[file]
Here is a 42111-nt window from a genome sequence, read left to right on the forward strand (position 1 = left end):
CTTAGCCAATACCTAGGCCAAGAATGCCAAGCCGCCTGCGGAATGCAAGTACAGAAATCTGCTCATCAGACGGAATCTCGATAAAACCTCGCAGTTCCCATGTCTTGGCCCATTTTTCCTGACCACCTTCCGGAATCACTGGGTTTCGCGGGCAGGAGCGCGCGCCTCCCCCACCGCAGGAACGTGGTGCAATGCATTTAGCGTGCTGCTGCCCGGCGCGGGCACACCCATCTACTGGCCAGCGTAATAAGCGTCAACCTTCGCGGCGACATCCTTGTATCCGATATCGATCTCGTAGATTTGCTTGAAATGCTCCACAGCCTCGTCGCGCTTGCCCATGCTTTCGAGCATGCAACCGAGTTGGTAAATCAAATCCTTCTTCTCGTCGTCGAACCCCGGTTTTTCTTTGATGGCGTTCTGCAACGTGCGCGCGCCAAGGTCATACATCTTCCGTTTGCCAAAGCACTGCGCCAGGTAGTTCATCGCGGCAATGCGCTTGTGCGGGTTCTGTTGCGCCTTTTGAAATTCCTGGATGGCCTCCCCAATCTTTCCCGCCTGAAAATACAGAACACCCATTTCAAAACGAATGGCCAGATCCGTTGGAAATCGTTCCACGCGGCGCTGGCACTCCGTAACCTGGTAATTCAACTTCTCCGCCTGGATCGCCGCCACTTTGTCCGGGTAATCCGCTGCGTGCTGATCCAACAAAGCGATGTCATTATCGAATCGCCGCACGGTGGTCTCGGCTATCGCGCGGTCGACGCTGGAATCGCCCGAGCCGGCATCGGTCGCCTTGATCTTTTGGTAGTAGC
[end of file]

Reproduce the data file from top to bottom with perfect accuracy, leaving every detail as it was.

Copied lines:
Here is a 42111-nt window from a genome sequence, read left to right on the forward strand (position 1 = left end):
CTTAGCCAATACCTAGGCCAAGAATGCCAAGCCGCCTGCGGAATGCAAGTACAGAAATCTGCTCATCAGACGGAATCTCGATAAAACCTCGCAGTTCCCATGTCTTGGCCCATTTTTCCTGACCACCTTCCGGAATCACTGGGTTTCGCGGGCAGGAGCGCGCGCCTCCCCCACCGCAGGAACGTGGTGCAATGCATTTAGCGTGCTGCTGCCCGGCGCGGGCACACCCATCTACTGGCCAGCGTAATAAGCGTCAACCTTCGCGGCGACATCCTTGTATCCGATATCGATCTCGTAGATTTGCTTGAAATGCTCCACAGCCTCGTCGCGCTTGCCCATGCTTTCGAGCATGCAACCGAGTTGGTAAATCAAATCCTTCTTCTCGTCGTCGAACCCCGGTTTTTCTTTGATGGCGTTCTGCAACGTGCGCGCGCCAAGGTCATACATCTTCCGTTTGCCAAAGCACTGCGCCAGGTAGTTCATCGCGGCAATGCGCTTGTGCGGGTTCTGTTGCGCCTTTTGAAATTCCTGGATGGCCTCCCCAATCTTTCCCGCCTGAAAATACAGAACACCCATTTCAAAACGAATGGCCAGATCCGTTGGAAATCGTTCCACGCGGCGCTGGCACTCCGTAACCTGGTAATTCAACTTCTCCGCCTGGATCGCCGCCACTTTGTCCGGGTAATCCGCTGCGTGCTGATCCAACAAAGCGATGTCATTATCGAATCGCCGCACGGTGGTCTCGGCTATCGCGCGGTCGACGCTGGAATCGCCCGAGCCGGCATCGGTCGCCTTGATCTTTTGGTAGTAGC